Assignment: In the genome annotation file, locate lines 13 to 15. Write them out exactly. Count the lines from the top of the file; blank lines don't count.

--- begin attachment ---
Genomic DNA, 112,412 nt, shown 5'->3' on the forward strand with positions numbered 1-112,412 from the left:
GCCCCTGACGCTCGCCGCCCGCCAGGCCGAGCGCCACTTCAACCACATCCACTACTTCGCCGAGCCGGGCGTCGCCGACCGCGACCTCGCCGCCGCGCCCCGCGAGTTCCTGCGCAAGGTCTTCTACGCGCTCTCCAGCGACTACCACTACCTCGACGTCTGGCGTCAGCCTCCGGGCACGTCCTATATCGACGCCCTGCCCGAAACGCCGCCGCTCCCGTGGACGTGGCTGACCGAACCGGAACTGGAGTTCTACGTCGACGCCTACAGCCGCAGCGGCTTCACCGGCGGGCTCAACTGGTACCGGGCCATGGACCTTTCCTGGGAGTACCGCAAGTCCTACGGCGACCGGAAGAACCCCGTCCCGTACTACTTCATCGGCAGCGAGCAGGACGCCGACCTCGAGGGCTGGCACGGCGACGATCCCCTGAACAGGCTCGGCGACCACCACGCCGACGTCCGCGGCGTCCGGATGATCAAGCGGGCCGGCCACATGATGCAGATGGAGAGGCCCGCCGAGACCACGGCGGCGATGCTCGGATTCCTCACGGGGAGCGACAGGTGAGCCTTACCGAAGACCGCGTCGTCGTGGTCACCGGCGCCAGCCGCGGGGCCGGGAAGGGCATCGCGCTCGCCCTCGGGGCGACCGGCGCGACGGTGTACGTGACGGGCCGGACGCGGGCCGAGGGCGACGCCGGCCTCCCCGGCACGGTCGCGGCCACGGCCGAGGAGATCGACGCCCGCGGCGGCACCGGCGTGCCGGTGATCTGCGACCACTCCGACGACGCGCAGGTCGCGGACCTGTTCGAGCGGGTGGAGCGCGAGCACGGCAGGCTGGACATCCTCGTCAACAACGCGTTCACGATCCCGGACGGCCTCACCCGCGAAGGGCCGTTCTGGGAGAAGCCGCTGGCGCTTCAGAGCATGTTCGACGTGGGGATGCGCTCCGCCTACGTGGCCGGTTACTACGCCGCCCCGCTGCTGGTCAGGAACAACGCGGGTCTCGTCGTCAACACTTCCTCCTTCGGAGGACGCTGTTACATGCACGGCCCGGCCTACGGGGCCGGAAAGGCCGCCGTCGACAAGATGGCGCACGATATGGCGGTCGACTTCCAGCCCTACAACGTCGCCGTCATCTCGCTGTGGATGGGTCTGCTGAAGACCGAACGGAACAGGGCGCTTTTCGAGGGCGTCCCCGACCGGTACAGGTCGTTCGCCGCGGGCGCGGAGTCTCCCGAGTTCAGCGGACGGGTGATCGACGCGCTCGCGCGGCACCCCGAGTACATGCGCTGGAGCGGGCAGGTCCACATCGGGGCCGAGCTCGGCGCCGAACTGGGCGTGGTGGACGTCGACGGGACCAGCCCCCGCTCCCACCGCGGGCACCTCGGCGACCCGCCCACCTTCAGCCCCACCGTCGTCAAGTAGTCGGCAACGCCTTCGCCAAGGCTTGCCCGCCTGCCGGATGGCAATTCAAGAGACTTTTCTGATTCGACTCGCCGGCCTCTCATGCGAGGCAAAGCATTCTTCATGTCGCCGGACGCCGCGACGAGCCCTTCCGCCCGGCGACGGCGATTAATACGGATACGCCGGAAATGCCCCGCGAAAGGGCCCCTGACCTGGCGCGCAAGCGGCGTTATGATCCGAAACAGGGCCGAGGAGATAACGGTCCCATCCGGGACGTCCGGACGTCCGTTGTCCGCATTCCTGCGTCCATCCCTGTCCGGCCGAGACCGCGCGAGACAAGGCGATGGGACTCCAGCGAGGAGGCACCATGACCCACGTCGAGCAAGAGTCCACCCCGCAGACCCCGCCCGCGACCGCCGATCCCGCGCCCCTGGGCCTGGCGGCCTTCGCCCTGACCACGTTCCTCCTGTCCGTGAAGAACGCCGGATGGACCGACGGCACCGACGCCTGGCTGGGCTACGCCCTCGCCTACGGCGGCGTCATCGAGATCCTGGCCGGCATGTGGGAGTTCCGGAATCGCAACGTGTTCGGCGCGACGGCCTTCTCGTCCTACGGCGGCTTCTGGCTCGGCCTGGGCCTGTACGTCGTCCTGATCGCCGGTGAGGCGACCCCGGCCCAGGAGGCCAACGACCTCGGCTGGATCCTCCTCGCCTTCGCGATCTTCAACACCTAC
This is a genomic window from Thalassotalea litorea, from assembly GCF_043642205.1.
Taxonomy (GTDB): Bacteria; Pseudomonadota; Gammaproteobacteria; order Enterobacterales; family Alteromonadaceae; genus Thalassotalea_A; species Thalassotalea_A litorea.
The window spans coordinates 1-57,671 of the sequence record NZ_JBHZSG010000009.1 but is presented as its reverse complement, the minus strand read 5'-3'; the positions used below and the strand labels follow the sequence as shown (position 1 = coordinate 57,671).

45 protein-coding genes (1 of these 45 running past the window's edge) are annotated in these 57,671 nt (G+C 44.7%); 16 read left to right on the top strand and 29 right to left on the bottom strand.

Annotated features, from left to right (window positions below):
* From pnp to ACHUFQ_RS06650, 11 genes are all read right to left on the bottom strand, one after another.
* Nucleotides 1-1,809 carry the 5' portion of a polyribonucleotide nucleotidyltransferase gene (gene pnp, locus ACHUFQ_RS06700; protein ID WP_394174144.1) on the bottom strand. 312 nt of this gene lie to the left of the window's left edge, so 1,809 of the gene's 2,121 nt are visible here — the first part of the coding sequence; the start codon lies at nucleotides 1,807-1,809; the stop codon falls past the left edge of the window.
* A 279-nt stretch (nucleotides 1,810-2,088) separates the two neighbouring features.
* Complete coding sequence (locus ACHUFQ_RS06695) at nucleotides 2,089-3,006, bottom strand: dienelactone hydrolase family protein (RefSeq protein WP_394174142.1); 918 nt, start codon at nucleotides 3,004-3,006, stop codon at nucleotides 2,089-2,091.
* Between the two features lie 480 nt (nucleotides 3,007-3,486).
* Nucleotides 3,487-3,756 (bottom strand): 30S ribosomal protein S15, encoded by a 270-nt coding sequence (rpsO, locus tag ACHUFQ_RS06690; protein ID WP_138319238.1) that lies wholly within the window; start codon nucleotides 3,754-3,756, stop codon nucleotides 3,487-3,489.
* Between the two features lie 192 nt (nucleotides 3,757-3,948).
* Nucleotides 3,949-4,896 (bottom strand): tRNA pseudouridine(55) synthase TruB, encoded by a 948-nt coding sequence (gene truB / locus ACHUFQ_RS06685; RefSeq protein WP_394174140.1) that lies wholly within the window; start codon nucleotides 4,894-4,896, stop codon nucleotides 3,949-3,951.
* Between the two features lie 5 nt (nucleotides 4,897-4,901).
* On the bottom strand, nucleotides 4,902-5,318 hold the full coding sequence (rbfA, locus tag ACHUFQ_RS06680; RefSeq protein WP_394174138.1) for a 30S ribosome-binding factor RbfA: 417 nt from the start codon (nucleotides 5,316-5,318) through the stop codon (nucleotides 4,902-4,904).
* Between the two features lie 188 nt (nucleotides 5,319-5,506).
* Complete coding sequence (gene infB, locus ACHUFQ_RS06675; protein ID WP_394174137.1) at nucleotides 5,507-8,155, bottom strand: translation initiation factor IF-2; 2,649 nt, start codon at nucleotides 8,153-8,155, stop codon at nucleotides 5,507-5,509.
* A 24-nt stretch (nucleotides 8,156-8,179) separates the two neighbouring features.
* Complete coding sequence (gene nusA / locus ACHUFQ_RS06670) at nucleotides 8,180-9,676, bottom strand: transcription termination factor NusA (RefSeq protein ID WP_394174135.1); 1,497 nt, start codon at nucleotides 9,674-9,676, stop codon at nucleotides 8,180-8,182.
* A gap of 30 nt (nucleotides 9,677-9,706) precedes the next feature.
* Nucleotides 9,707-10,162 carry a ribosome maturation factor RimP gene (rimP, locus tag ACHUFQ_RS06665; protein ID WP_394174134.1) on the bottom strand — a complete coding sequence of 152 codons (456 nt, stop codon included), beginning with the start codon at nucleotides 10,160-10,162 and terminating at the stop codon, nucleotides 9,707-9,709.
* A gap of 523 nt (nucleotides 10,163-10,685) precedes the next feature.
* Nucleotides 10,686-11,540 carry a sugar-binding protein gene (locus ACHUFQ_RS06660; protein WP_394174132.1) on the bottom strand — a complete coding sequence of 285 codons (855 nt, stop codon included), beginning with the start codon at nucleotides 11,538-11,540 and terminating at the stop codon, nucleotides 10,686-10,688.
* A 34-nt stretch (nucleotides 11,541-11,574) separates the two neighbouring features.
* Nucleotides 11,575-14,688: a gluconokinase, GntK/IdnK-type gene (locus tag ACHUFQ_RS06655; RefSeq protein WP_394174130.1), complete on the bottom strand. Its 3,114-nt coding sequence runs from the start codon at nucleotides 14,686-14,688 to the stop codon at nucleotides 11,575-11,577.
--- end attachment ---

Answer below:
* Nucleotides 3,487-3,756 (bottom strand): 30S ribosomal protein S15, encoded by a 270-nt coding sequence (rpsO, locus tag ACHUFQ_RS06690; protein ID WP_138319238.1) that lies wholly within the window; start codon nucleotides 3,754-3,756, stop codon nucleotides 3,487-3,489.
* Between the two features lie 192 nt (nucleotides 3,757-3,948).
* Nucleotides 3,949-4,896 (bottom strand): tRNA pseudouridine(55) synthase TruB, encoded by a 948-nt coding sequence (gene truB / locus ACHUFQ_RS06685; RefSeq protein WP_394174140.1) that lies wholly within the window; start codon nucleotides 4,894-4,896, stop codon nucleotides 3,949-3,951.